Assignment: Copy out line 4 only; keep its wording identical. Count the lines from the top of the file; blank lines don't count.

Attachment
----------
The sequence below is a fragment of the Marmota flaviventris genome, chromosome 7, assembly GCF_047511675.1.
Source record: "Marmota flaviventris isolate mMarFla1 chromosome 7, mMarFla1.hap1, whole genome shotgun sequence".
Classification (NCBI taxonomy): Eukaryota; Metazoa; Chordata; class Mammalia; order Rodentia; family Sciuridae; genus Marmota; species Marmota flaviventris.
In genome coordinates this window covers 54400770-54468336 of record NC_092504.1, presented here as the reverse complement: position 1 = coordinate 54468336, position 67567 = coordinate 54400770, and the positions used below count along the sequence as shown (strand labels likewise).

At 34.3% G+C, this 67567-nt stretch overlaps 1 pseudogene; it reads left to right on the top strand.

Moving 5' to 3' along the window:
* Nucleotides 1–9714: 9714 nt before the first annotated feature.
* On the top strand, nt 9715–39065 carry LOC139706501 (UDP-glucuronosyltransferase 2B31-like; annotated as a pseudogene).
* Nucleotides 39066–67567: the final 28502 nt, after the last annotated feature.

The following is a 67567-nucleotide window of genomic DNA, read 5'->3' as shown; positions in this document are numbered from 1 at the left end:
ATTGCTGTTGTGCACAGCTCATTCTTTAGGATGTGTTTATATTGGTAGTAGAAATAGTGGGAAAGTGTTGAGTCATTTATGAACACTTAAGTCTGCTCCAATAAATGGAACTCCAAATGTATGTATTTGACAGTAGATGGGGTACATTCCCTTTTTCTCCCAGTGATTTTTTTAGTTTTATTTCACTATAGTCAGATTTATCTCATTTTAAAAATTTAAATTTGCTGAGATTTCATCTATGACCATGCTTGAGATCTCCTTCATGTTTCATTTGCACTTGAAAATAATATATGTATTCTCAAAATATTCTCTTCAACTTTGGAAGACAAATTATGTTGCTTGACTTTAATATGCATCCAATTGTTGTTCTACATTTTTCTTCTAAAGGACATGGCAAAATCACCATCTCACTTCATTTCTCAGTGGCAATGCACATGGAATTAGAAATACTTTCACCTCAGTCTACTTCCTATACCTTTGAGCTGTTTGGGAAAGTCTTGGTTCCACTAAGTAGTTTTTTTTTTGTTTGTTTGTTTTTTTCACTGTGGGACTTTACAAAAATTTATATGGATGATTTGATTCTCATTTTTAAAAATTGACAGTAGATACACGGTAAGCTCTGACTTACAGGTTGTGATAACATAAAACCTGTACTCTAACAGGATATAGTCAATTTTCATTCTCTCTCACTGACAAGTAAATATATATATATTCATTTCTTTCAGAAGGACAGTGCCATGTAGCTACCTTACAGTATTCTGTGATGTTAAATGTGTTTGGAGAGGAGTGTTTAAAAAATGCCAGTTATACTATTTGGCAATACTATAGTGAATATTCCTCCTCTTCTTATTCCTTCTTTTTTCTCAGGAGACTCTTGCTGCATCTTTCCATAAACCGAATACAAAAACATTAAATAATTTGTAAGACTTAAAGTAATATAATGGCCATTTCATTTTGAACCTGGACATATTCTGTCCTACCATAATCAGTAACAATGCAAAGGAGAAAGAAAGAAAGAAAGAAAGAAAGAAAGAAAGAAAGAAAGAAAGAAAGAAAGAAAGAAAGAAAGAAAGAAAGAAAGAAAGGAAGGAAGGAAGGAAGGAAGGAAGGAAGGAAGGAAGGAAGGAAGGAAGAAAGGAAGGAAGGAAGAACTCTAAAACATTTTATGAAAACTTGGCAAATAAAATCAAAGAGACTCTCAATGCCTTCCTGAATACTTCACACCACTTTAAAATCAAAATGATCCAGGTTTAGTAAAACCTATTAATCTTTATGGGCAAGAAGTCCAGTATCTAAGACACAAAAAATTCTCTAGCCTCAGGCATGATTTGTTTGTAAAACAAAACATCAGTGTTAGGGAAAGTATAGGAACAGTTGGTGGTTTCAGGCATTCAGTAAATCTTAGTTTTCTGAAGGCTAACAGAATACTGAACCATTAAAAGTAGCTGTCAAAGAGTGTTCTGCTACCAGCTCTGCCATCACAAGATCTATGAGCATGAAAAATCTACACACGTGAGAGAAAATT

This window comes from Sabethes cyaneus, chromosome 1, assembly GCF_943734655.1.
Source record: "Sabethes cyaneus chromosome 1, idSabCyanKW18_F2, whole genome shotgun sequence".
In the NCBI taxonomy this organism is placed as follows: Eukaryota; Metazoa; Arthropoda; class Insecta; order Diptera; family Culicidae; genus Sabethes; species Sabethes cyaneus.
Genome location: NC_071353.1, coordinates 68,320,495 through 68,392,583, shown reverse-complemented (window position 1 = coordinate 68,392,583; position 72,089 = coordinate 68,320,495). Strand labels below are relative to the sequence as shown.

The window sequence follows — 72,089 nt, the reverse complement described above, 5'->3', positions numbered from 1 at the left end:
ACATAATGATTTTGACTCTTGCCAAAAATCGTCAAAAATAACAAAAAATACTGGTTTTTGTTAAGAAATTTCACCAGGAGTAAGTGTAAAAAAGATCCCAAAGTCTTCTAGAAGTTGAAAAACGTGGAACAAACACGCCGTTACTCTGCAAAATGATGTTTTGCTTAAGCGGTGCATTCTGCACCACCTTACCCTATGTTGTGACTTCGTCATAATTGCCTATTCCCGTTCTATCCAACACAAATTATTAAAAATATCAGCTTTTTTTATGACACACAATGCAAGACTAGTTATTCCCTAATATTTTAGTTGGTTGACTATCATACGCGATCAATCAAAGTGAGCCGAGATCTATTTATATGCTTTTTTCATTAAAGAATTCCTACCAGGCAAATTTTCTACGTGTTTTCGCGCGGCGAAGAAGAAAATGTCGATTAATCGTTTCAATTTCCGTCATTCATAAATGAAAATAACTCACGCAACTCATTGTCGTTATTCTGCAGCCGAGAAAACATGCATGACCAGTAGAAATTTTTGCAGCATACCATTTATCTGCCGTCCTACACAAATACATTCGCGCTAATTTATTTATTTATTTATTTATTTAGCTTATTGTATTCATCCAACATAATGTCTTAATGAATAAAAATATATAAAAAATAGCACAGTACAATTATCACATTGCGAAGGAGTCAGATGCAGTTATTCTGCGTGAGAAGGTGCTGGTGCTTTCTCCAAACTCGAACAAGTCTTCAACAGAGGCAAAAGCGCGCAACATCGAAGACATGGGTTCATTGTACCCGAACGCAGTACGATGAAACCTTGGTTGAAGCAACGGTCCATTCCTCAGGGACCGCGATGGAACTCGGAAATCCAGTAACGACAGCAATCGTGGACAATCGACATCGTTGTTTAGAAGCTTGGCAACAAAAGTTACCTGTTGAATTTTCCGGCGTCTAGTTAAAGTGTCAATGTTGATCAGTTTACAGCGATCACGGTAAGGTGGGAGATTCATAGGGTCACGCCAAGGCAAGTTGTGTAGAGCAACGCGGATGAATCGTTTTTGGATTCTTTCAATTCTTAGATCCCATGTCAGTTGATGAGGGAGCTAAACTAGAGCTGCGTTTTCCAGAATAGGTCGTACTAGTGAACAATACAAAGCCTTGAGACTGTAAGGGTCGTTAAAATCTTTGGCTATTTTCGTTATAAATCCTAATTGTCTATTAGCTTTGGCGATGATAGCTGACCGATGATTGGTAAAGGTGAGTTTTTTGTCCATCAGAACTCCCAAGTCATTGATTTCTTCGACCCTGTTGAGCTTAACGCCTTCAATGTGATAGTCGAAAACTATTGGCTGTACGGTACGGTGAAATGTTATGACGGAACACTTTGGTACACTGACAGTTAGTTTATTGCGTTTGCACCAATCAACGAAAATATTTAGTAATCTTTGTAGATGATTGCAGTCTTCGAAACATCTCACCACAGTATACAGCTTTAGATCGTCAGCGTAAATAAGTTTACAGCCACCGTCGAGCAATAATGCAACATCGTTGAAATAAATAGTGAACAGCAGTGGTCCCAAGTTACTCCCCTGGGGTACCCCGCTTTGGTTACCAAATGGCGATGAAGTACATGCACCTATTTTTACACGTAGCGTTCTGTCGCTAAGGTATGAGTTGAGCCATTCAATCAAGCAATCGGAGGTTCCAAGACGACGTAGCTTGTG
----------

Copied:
In genome coordinates this window covers 54400770-54468336 of record NC_092504.1, presented here as the reverse complement: position 1 = coordinate 54468336, position 67567 = coordinate 54400770, and the positions used below count along the sequence as shown (strand labels likewise).